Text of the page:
Cinnamon is a highly delicious spice.
It has been prized for its medicinal properties for thousands of years.
Modern science has now confirmed what people have known for ages.
Here are 6 health benefits of cinnamon that are supported by scientific research.
1. Cinnamon Is High in a Substance With Powerful Medicinal Properties
Cinnamon is a spice that is made from the inner bark of trees scientifically known as Cinnamomum.
It has been used as an ingredient throughout history, dating back as far as Ancient Egypt. It used to be rare and valuable and was regarded as a gift fit for kings.
These days, cinnamon is cheap, available in every supermarket and found as an ingredient in various foods and recipes.
There are two main types of cinnamon (1):
Ceylon cinnamon: Also known as "true" cinnamon.
Cassia cinnamon: The more common variety today and what people generally refer to as "cinnamon."
Cinnamon is made by cutting the stems of cinnamon trees. The inner bark is then extracted and the woody parts removed.
When it dries, it forms strips that curl into rolls, called cinnamon sticks. These sticks can be ground to form cinnamon powder.
The distinct smell and flavor of cinnamon are due to the oily part, which is very high in the compound cinnamaldehyde (2).
Scientists believe that this compound is responsible for most of cinnamon's powerful effects on health and metabolism.
Cinnamon is a popular spice. It’s high in cinnamaldehyde, which is thought to be responsible for most of cinnamon’s health benefits.
2. Cinnamon Is Loaded With Antioxidants
Antioxidants protect your body from oxidative damage caused by free radicals.
Cinnamon is loaded with powerful antioxidants, such as polyphenols (3, 4, 5).
In a study that compared the antioxidant activity of 26 spices, cinnamon wound up as the clear winner, even outranking "superfoods" like garlic and oregano (6).
In fact, it is so powerful that cinnamon can be used as a natural food preservative (7).
Cinnamon contains large amounts of highly potent polyphenol antioxidants.
3. Cinnamon Has Anti-Inflammatory Properties
Inflammation is incredibly important.
It helps your body fight infections and repair tissue damage.
However, inflammation can become a problem when it’s chronic and directed against your body's own tissues.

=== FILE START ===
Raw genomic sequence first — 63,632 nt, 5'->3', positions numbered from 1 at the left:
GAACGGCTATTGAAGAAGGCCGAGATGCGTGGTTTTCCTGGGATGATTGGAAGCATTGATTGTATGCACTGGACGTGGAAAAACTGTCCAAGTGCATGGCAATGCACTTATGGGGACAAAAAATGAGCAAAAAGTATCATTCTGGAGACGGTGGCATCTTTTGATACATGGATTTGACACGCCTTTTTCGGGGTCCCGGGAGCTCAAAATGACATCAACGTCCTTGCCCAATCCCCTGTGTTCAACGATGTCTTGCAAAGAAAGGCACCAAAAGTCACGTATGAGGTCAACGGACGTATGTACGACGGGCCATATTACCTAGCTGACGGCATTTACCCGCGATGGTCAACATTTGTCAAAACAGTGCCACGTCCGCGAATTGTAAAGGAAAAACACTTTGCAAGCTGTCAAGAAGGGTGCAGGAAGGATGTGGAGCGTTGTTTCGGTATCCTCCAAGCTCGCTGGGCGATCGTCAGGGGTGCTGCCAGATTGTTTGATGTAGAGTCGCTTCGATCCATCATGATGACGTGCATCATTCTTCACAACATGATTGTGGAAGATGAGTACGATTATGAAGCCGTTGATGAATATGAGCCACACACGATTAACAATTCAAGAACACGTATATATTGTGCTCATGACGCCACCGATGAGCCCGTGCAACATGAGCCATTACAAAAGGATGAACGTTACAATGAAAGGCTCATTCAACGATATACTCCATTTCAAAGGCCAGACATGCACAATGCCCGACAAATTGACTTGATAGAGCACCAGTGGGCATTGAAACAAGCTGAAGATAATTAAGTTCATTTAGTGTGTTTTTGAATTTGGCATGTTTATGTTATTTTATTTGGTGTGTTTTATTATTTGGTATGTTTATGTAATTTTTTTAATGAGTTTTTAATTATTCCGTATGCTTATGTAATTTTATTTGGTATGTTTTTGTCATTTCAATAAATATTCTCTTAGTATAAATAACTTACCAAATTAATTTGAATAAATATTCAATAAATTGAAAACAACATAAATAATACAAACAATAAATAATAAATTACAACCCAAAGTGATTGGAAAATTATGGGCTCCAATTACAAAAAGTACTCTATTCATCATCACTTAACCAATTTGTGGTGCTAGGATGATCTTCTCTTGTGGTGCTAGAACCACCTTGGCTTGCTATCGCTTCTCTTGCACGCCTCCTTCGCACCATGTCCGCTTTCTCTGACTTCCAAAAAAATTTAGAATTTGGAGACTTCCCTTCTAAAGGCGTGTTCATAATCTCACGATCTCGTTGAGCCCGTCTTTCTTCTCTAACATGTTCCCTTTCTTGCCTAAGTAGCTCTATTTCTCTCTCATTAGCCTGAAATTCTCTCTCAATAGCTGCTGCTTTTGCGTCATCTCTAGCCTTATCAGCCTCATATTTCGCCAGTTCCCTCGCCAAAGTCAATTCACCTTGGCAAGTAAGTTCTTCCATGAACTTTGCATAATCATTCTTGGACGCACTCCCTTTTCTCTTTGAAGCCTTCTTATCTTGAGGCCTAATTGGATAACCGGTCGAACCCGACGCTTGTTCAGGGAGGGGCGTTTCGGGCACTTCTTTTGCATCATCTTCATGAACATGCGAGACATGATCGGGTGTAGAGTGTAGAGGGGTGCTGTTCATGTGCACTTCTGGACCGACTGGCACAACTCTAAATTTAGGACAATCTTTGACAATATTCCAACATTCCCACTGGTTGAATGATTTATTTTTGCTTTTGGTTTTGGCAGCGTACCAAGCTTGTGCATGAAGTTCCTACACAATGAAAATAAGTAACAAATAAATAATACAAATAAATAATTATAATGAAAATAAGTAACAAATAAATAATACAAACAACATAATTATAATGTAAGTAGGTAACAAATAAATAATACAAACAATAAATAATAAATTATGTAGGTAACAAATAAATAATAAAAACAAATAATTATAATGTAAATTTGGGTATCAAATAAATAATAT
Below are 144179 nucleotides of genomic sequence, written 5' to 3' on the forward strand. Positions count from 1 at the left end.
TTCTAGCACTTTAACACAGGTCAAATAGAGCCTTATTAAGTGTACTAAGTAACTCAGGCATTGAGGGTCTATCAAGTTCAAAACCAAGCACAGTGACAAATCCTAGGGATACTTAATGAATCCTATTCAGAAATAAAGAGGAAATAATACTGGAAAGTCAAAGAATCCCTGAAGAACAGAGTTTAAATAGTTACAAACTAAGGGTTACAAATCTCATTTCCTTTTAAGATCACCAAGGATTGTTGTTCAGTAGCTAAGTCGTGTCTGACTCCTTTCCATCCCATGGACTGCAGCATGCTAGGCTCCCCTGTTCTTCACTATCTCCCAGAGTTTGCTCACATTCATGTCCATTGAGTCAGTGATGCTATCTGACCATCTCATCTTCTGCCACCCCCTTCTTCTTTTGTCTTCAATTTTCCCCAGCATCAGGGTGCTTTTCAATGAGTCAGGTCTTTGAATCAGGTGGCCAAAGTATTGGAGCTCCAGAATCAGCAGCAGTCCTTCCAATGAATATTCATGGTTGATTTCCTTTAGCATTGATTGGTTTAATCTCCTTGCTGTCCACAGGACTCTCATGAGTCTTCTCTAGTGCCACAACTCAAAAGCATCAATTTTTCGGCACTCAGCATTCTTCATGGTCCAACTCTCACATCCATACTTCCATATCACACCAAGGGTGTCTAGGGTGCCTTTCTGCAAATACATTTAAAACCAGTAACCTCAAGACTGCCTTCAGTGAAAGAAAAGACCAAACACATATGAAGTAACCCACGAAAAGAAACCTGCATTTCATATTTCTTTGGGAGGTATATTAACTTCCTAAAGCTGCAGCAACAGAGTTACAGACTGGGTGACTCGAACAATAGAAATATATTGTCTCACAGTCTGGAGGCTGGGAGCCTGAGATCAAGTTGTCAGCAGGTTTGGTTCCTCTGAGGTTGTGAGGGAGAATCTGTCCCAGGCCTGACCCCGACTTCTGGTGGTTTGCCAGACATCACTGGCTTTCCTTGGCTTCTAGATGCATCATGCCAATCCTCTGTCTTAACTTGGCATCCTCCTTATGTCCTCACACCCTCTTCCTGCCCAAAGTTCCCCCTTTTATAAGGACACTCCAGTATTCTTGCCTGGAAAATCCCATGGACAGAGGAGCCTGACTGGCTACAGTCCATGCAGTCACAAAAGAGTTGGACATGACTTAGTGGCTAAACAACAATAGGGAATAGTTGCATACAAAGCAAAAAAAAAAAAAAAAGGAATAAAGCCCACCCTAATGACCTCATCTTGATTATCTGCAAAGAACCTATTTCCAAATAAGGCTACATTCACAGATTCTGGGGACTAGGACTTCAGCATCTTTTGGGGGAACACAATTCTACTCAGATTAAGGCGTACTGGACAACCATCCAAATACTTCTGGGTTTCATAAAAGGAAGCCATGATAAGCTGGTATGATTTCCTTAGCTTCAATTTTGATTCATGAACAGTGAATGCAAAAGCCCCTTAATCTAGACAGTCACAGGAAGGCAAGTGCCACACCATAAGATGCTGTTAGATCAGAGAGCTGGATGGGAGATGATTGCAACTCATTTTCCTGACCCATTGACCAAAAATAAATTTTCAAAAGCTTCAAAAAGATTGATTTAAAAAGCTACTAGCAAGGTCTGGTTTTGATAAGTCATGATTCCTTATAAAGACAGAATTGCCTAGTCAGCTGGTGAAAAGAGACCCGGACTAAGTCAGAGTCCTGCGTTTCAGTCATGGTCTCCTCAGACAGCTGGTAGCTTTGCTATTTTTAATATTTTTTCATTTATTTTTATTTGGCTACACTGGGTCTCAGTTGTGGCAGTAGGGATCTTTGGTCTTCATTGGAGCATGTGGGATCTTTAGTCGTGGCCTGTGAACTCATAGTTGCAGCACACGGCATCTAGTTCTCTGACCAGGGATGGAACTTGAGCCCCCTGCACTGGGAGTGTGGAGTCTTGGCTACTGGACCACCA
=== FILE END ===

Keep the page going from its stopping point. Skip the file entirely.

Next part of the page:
Cinnamon may be useful in this regard. Studies show that this spice and its antioxidants have potent anti-inflammatory properties (8, 9).
The antioxidants in cinnamon have anti-inflammatory effects, which may help lower your risk of disease.
4. Cinnamon May Cut the Risk of Heart Disease
Cinnamon has been linked to a reduced risk of heart disease, the world's most common cause of premature death.
In people with type 2 diabetes, 1 gram or about half a teaspoon of cinnamon per day has been shown to have beneficial effects on blood markers.
It reduces levels of total cholesterol, “bad” LDL cholesterol and triglycerides, while “good” HDL cholesterol remains stable (10).
More recently, a big review study concluded that a cinnamon dose of just 120 mg per day can have these effects. In this study, cinnamon also increased “good” HDL cholesterol levels (11).
In animal studies, cinnamon has been shown to reduce blood pressure (3).
When combined, all these factors may drastically cut your risk of heart disease.
Cinnamon may improve some key risk factors for heart disease, including cholesterol, triglycerides and blood pressure.
5. Cinnamon Can Improve Sensitivity to the Hormone Insulin
Insulin is one of the key hormones that regulate metabolism and energy use.
It’s also essential for transporting blood sugar from your bloodstream to your cells.
The problem is that many people are resistant to the effects of insulin.
This is known as insulin resistance, a hallmark of serious conditions like metabolic syndrome and type 2 diabetes.
The good news is that cinnamon can dramatically reduce insulin resistance, helping this important hormone do its job (12, 13).
By increasing insulin sensitivity, cinnamon can lower blood sugar levels.
Cinnamon has been shown to significantly increase sensitivity to the hormone insulin.
6. Cinnamon Lowers Blood Sugar Levels and Has a Powerful Anti-Diabetic Effect
Cinnamon is well known for its blood-sugar-lowering properties.
Apart from the beneficial effects on insulin resistance, cinnamon can lower blood sugar by several other mechanisms.
First, cinnamon has been shown to decrease the amount of glucose that enters your bloodstream after a meal.
It does this by interfering with numerous digestive enzymes, which slows the breakdown of carbohydrates in your digestive tract (14, 15).
Second, a compound in cinnamon can act on cells by mimicking insulin (16, 17).
This greatly improves glucose uptake by your cells, though it acts much slower than insulin itself.
Numerous human studies have confirmed the anti-diabetic effects of cinnamon, showing that it can lower fasting blood sugar levels by 10–29% (18, 19, 20).
The effective dose is typically 1–6 grams or around 0.5–2 teaspoons of cinnamon per day.
Cinnamon has been shown to reduce fasting blood sugar levels, having a potent anti-diabetic effect at 1–6 grams or 0.5–2 teaspoons per day.